After penning the script for this year’s surprise British hit ‘The Best Exotic Marigold Hotel’ which was packed to the brim with national treasures, it’s perhaps inevitable that Ol Parker turns back to perfecting the art of directing. Retitled for the cinematic massive, he tackles here a sensitive subject matter using Jenny Downham’s acclaimed novel of ‘Before I Die’ as inspiration.
Dakota Fanning graces UK shores, complete with a convincing accent as she undertakes the role of Tessa. Average 17 year olds should have the world at their feet. Unfortunately for her, she’s coming to terms with being diagnosed with terminal leukaemia. Opting against further treatment to the dismay of her concerned and overprotective dad (Paddy Considine) and distant mother (Olivia Williams), she refuses to play the stereotypical ‘sick victim’ and aims to live life to the full.
Privately assembling a bucket list together, her partner in crime Zoey (Kaya Scodelario) offers assistance in completing such a colourful range of wishes. What Tessa certainly doesn’t bargain for, is falling head over heels for the youthful guy living next door. Played by War Horse’s Jeremy Irvine, Adam proves to be the ideal support as their love blossoms despite the difficult scenario.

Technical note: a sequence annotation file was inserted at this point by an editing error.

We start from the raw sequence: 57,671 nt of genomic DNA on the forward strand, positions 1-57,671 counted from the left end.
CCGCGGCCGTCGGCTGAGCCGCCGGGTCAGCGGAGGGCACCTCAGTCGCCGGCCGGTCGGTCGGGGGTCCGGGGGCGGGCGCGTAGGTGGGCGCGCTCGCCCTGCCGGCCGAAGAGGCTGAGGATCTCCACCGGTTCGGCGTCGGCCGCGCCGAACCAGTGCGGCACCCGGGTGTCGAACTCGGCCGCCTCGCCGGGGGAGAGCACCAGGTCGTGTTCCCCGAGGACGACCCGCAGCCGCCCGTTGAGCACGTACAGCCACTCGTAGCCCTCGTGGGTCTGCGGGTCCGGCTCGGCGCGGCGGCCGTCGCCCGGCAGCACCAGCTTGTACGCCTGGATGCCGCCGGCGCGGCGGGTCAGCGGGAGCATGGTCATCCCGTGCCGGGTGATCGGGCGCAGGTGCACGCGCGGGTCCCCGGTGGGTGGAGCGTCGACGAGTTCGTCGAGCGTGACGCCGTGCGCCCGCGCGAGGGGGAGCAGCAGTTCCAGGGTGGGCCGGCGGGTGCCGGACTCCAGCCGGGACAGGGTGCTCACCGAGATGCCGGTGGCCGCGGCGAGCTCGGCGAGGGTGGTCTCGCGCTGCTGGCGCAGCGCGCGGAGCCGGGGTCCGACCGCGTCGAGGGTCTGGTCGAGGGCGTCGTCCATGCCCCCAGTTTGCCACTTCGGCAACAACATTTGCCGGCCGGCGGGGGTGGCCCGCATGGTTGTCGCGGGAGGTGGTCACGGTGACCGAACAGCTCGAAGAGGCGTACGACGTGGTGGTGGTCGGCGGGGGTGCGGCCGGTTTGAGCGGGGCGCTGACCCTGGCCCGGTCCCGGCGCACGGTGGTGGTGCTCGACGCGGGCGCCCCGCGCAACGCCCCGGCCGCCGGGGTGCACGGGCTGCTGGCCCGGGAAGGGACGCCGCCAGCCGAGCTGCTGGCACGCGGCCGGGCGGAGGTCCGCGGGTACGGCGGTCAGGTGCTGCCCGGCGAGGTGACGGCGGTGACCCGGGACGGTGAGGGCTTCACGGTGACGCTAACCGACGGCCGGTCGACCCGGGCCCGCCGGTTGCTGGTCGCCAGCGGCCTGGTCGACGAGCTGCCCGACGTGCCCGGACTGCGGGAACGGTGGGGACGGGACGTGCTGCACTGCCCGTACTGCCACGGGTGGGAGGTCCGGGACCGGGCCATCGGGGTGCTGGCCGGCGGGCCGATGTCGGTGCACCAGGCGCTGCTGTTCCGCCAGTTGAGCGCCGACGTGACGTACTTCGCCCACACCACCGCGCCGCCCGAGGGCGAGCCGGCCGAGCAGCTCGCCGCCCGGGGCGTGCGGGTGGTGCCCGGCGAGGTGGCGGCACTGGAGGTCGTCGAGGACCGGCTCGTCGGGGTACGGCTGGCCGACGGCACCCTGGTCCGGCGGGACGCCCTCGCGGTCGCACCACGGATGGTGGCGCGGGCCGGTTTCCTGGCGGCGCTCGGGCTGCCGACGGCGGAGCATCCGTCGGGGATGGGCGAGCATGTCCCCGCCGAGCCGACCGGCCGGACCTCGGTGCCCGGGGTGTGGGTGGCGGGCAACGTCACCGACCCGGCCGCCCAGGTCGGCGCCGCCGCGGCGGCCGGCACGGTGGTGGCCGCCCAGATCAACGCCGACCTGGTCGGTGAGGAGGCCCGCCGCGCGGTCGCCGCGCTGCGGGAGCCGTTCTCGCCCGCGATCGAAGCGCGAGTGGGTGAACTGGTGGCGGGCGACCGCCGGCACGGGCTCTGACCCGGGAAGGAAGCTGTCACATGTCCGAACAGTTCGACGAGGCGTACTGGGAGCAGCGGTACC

Refusing to associate itself with the Hollywood like schmaltz that is normally sprinkled on such stories, Now Is Good is all the more involving for it. Whilst initially unsure in its footing early on, director Parker opts for melancholia with an uplift and overall succeeds. The potentially edgy ’bucket list’ premise is dialled down a touch to compensate for its 12A rating, but is still able to provide some genuinely uplifting moments to balance out the inevitable emotional wallop.
Keeping it refreshingly low-key, Fanning once again impresses with a nuanced performance and her charming albeit short lived romance with eye candy Irvine thoroughly engages. Although the younger contingent of the cast are terrific, Paddy Considine’s star shines brightest here. Perfectly encapsulating the fears and stresses of losing his beloved daughter, he proves once again why he’s one of Britain’s most respected actors.
Sure, it’s a few visual flourishes away from being better suited as a BBC feature length drama than the big screen and certain plotlines are rather underdeveloped. But such imperfections aside, ‘Now Is Good’ is a well acted and involving film that’s bound to push your emotional buttons.
Source: Movie Marker